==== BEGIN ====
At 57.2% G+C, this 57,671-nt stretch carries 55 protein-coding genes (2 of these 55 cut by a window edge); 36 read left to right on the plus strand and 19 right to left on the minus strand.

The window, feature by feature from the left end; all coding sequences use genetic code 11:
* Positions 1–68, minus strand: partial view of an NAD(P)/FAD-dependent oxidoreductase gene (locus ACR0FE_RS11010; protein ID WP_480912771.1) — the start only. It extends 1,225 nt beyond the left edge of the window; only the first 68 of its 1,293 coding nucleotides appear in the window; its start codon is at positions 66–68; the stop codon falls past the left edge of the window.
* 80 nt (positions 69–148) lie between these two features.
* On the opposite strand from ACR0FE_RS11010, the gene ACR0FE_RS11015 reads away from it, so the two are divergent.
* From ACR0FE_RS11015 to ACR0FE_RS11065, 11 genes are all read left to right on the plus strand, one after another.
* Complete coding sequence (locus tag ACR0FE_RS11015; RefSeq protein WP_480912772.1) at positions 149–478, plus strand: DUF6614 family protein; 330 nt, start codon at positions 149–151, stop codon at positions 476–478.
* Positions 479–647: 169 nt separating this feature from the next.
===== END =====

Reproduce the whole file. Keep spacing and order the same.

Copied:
At 57.2% G+C, this 57,671-nt stretch carries 55 protein-coding genes (2 of these 55 cut by a window edge); 36 read left to right on the plus strand and 19 right to left on the minus strand.

The window, feature by feature from the left end; all coding sequences use genetic code 11:
* Positions 1–68, minus strand: partial view of an NAD(P)/FAD-dependent oxidoreductase gene (locus ACR0FE_RS11010; protein ID WP_480912771.1) — the start only. It extends 1,225 nt beyond the left edge of the window; only the first 68 of its 1,293 coding nucleotides appear in the window; its start codon is at positions 66–68; the stop codon falls past the left edge of the window.
* 80 nt (positions 69–148) lie between these two features.
* On the opposite strand from ACR0FE_RS11010, the gene ACR0FE_RS11015 reads away from it, so the two are divergent.
* From ACR0FE_RS11015 to ACR0FE_RS11065, 11 genes are all read left to right on the plus strand, one after another.
* Complete coding sequence (locus tag ACR0FE_RS11015; RefSeq protein WP_480912772.1) at positions 149–478, plus strand: DUF6614 family protein; 330 nt, start codon at positions 149–151, stop codon at positions 476–478.
* Positions 479–647: 169 nt separating this feature from the next.